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Anyone had the injection to speed up placenta delivery?

(67 Posts)
u32ng Sun 06-Jan-13 20:11:05

I'm 36+5 so the impending birth is very much on my mind! I'd decided a while ago that I'd be happy to have the injection to speed up the delivery of the placenta but I read somewhere recently that it can make you be/feel sick.

Would appreciate it if anyone could say from experience whether this is true or not.

I don't cope well with nausea or sickness so it would be helpful to know so I can make a final decision on it - thanks!

SoYo Mon 07-Jan-13 12:47:05

Syntocinon decreases risk of retained placenta. Other oxytocics that are used for have bleeding eg ergo terrine increase risk and are therefore only used after placenta delivers. Pretty sure this is right after writing previous hospital guideline & I've got this down as a reference but can't be arsed to access from iPad to check.

28. Prendiville WJ, Elbourne D, McDonald S. The Cochrane Library, Issue 3. Oxford: Update Software; 1998. Active versus expectant management of the third stage of labour (Cochrane Review)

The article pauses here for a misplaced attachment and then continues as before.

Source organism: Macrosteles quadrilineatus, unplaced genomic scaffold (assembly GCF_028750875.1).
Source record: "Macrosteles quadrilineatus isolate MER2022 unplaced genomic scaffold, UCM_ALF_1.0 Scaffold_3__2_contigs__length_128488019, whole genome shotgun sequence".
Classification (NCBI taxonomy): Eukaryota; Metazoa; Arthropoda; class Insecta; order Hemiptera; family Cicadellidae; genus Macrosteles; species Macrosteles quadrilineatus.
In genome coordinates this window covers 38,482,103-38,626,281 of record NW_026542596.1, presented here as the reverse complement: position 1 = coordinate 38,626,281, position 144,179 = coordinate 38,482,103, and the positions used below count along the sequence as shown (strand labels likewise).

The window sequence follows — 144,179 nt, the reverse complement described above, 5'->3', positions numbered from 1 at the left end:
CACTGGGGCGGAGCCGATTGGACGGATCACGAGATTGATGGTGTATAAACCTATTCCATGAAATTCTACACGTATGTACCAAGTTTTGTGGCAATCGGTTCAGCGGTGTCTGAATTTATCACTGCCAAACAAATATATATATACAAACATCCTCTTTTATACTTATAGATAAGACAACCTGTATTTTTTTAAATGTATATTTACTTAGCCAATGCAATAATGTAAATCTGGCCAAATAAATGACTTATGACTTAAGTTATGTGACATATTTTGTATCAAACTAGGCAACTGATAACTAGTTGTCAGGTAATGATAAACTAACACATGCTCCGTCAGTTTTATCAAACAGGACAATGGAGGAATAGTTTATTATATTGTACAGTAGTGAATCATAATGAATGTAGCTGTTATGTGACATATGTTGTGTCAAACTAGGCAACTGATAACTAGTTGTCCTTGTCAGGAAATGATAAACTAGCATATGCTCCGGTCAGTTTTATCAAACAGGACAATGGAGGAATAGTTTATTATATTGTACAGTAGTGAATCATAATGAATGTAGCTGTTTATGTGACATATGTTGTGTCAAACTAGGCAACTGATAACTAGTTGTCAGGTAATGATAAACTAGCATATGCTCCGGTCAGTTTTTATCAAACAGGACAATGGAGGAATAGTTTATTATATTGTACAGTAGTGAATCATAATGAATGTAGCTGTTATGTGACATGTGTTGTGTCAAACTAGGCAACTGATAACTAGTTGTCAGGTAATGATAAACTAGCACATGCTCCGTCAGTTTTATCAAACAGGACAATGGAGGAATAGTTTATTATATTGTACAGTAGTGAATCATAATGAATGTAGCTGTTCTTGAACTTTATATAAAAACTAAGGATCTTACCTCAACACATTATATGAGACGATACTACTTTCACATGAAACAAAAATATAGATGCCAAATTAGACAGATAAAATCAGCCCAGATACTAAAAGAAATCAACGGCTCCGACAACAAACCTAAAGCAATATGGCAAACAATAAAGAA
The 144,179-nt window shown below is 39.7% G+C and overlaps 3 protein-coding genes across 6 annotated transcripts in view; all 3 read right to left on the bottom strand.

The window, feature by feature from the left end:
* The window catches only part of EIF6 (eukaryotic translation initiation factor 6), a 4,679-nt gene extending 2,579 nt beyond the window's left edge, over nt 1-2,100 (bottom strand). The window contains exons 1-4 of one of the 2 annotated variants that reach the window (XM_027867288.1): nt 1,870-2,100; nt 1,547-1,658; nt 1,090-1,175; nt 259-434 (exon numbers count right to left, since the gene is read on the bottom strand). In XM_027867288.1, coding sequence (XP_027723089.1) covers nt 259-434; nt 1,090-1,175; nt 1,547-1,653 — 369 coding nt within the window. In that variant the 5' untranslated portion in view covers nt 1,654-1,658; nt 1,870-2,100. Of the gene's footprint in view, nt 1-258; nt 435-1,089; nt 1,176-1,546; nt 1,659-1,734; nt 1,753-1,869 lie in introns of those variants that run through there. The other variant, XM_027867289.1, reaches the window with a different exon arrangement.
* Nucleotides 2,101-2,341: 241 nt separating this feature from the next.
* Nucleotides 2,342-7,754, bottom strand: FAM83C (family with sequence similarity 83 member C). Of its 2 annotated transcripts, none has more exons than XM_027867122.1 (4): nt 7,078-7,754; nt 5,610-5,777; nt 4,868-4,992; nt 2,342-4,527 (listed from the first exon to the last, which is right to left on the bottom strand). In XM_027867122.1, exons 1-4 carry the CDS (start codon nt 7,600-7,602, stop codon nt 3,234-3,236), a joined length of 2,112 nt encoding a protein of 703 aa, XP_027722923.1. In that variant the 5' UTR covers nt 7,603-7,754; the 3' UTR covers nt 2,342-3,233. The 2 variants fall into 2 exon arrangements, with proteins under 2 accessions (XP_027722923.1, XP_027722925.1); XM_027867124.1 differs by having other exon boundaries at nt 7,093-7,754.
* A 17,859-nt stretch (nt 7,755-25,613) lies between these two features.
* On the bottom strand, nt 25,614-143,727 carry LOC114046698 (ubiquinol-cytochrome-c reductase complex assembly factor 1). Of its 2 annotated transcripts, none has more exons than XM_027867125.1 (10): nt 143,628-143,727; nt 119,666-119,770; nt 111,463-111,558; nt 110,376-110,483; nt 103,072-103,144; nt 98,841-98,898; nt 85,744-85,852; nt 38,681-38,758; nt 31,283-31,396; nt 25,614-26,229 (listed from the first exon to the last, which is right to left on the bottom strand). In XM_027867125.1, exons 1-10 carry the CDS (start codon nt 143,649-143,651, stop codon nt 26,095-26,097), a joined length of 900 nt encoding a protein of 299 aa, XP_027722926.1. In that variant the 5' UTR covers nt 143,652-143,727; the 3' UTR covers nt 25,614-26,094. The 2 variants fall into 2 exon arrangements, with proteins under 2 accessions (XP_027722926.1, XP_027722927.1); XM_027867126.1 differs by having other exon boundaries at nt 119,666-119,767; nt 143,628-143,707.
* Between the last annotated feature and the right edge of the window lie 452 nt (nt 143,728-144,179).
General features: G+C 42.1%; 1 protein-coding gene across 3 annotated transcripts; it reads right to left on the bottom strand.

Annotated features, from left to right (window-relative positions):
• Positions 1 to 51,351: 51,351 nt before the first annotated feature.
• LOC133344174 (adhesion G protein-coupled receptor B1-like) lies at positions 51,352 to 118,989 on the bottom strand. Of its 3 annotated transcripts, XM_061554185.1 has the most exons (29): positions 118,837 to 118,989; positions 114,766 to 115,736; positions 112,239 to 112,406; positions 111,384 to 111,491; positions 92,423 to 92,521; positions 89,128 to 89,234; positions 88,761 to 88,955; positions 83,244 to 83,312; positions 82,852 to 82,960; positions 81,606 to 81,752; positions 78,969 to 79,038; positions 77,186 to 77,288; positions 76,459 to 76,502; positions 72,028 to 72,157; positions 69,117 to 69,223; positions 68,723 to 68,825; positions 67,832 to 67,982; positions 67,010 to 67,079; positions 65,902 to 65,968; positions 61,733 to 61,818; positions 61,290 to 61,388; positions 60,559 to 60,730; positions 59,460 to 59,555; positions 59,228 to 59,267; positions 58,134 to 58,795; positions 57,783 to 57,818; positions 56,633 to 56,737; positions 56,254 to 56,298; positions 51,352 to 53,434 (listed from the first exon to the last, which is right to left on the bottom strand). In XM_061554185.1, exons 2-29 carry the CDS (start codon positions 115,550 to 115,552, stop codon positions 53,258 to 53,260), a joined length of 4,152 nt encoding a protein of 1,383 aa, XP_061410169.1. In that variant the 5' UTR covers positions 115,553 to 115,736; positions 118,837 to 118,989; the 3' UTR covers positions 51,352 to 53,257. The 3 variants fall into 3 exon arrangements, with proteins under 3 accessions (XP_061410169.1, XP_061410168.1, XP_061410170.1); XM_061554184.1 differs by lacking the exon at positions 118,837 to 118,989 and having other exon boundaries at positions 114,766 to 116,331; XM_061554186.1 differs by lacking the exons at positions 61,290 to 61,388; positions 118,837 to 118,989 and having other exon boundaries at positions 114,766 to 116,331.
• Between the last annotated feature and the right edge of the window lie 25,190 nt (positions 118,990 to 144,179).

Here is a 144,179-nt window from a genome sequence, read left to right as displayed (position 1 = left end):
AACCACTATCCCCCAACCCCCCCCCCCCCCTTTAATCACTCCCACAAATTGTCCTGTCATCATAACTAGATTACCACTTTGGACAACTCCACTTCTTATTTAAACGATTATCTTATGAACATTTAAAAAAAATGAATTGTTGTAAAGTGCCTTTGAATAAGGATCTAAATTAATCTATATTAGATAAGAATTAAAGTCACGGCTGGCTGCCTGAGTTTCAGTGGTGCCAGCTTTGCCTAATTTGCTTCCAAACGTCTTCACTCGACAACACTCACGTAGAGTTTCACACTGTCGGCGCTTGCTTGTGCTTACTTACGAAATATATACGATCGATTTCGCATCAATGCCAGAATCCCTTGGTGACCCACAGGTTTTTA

PeggyL Mon 07-Jan-13 12:50:42

Hi, I had the injection with my first child and it was fine, it came about 30 minutes after I delivered my son and I just sort of felt a tugging where the midwife was gently pulling it out, I didn't feel sick with it and to be honest, you're so done in anyway, I'd be surprised how many woman actually pay that much attention to it. Am 39 weeks + 4 and planning on having it again.

comeonbishbosh Mon 07-Jan-13 17:29:04

I'm another one who didn't have it with DC1 (home birth) but am planning to have one with DC2 (hopefully another home birth in the next week or so!)

Last time the placenta took about an hour to deliver, and it was frustrating having to concentrate on that rather than my very newborn. This time I'd like to just get it out quickly. My midwife had advised that there is a risk of nausea, but it also should reduce the risk of bleeding. So am going to go for it, even though I can be a bit of a 'sicky' person!

egdeh Mon 07-Jan-13 17:39:24

I had it after first labour (mw wanted to speed things up so she could go to someone else) and was sick. It was very sudden & just the once, then I felt fine. I am def one of lifes pukers though!
Didn't have it after dc2 or 3 and didn't throw up either. As others have said though, sick or not it all feels fairly inconsequential in the overall labour.

rrreow Mon 07-Jan-13 17:57:15

I put in my birth plan that I didn't want it, but after the birth the midwife recommended I had it (I forget why, but she had a valid reason, or at least it sounded valid). I decided to go ahead with it for two reasons: One, I didn't really care after the baby was out. Two, I really HATED the feeling of the umbillical cord being inside my vagina (it just felt horrible to me).